“Manually collecting and analysing the information needed to understand whether a business can remain solvent is a costly activity. That usually makes it uneconomic to lend the small amounts of cash that small businesses need — and explains why many proprietors opt to meet short-term cash needs with their credit cards.” But several “online credit” startups are changing the landscape (alt): “the ability to pull in accounting data automatically from a borrower’s own books, for instance, has been made easier by the fact that much of that information now resides in cloud services. Most lenders also draw on other pools of data — from government census surveys to user reviews on online sites such as Yelp — to build their risk models and gather a full picture of a business’s prospects.” Furthermore, “crunching the data with algorithms, rather than human analysts, has further reduced overheads.” Meanwhile, JP Morgan didn’t come up with as many cookies as hoped for in Q1: “Ahead of the bank’s earnings report, analysts at KBW had said they expected a reserve release in the first quarter of $1 billion at J.P. Morgan, compared with what it said was management guidance for a release of $400 million. That could foreshadow a trend that rivals reporting over the next few days could also demonstrate. Analysts widely expect banks to start building their provisions for potential losses as they start to make more loans.” Keep this in mind, however: “earnings are viewed by many investors as more repeatable and indicative of a strong financial picture when they don’t’ include big loan-loss reserves.” Meanwhile, should we put a nail in the coffin of the re-finance boom? Wells Fargo, “the country’s biggest mortgage lender,” lent “$36 billion worth of mortgages in the first quarter — a big number until you consider that it’s down 67% from a year ago, when the bank originated some $109 billion worth of mortgages.” Finally, it doesn’t take a Wonkblog to figure out that Jamie Dimon is making the big bucks (then again, maybe it does).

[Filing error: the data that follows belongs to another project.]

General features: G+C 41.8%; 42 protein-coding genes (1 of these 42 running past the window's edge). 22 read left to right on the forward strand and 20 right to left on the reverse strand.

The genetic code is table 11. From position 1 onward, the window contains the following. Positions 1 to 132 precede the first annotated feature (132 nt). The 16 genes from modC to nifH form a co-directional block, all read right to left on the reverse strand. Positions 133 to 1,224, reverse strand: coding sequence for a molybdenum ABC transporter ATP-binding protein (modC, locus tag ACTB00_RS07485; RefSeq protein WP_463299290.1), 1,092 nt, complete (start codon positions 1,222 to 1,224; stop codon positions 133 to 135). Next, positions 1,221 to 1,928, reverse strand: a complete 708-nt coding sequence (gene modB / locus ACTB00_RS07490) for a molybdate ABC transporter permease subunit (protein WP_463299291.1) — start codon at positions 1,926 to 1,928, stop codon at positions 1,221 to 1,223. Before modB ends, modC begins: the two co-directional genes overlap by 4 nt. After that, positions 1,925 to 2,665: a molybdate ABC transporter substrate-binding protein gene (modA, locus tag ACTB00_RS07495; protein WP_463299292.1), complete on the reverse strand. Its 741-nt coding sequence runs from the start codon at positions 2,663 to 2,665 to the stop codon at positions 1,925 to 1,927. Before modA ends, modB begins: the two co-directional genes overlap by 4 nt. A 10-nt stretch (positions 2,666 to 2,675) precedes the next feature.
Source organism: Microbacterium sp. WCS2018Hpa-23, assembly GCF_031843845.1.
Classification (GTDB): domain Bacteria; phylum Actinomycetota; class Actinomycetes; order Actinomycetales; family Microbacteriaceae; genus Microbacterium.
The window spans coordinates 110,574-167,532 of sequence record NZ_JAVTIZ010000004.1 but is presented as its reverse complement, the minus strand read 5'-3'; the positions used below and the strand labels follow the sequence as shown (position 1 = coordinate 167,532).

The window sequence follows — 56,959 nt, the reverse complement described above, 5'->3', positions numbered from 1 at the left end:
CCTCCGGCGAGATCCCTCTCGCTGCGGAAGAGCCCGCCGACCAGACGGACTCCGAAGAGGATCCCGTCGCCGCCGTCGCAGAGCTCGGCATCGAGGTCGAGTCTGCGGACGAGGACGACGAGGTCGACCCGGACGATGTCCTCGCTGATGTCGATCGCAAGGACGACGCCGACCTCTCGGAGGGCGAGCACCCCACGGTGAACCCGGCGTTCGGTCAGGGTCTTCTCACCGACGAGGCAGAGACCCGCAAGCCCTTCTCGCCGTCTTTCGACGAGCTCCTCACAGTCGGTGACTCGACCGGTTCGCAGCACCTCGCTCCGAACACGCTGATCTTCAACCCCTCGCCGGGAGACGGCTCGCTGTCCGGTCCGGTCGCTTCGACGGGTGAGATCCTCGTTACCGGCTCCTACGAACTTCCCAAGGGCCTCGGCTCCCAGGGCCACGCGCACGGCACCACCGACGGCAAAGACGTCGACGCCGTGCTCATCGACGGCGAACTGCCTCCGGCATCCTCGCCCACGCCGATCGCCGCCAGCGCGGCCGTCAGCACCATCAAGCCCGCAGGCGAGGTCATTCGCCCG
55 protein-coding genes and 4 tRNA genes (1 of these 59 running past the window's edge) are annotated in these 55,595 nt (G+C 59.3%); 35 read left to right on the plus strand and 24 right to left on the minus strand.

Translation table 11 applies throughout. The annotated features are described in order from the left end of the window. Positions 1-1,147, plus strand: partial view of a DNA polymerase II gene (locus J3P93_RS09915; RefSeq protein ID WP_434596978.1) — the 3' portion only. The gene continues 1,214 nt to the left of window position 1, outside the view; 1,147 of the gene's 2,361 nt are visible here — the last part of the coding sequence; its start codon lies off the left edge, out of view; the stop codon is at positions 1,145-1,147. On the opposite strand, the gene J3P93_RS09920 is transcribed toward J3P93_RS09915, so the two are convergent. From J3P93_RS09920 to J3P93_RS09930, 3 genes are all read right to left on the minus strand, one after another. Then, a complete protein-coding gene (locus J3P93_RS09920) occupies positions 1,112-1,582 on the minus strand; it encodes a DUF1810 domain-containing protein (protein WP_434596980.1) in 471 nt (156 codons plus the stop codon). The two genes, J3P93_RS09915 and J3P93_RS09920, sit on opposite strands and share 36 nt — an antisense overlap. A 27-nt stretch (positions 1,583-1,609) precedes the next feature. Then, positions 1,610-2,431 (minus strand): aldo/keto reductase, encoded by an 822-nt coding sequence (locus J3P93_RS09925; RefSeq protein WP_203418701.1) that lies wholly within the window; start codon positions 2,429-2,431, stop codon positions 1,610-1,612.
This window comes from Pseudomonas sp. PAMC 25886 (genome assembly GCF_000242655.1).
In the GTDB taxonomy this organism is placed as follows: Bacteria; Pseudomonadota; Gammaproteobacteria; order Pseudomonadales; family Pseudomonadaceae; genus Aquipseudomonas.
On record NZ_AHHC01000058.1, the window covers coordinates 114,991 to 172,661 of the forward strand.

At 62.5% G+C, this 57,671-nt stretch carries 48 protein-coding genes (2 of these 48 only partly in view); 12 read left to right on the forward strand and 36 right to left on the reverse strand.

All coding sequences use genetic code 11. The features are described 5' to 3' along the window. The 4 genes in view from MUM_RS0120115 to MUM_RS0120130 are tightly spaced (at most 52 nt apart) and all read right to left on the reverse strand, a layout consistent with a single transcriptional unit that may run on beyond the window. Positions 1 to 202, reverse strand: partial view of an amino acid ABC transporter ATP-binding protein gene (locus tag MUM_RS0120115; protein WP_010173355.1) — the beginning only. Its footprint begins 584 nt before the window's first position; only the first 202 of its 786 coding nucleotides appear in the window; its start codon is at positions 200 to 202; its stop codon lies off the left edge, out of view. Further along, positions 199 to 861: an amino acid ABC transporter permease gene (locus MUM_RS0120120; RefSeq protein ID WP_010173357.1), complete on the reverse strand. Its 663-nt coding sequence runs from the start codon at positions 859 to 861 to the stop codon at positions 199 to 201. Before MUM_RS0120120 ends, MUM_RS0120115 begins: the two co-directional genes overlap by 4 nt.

Nasdaq Does The Tax Day Sway; Outlook Bright For Tech, E-Commerce And Trailer Parks
The markets are pretty volatile right now (alt) in case you didn’t notice. Yesterday, the Nasdaq dropped 3.10 percent, “its worst daily decline since 2011.” It appears to be a one part Tech, one part Momentum selloff, with a dash of Tax Day sway. Demand is strong, however, for a good stock market story. Like this one: “soon there will be more than 6 devices leaking information connected for every man, woman and child on the planet.” That comes from a Citigroup analysis of the future for cloud computing/IT companies like Cisco. By 2020, they predict 6.58 small, thinking robots per human. Here’s the kicker: ~14% growth in online retail sales over the next 3 years. Meanwhile, you won’t believe this hot new investment “vehicle”!!! “Trailer parks have unusual economics…It’s a supply and demand curve that’s super attractive to investors…What’s at work here is the shrinking middle class. People with bad credit and criminal histories are often unable to rent or buy homes, and are forced into trailer parks — where owners are usually willing to overlook credit and criminal activity.”
Trading In The Dark Makes Throwing Darts Only Slightly Worse
This isn’t what Michael Lewis had in mind: “U.S. securities regulators are considering testing a proposed reform that could drive business to major stock exchanges and away from alternative trading venues such as “dark pools” that critics say may be hurting investors by reducing the quality of pricing…They say that the amount of trading being done in the “dark” means that publicly quoted prices for stocks on exchanges may no longer properly reflect where the market is, meaning that investors may not be getting the best prices for their trades.” Also, SEC Chairwoman Mary Jo White says “high-frequency traders have added liquidity and some price advantages” to the markets. But its not all bad for Michael Lewis: “If we are setting our agenda by Michael Lewis books, we have to take them as we see them.” Meanwhile, Fidelity and BlackRock are leading other asset management companies (alt) by “discussing the creation of a joint equity trading venue…that would rival traditional stock exchanges and so-called “dark pools” of liquidity.”
Zis is ‘ow you do Forward Guidánce!
That’s an actual proxy statement filed with the SEC by Joseph Stilwell, a shareholder in Harvard Illinois Bancorp, Inc. Scroll down for the gold.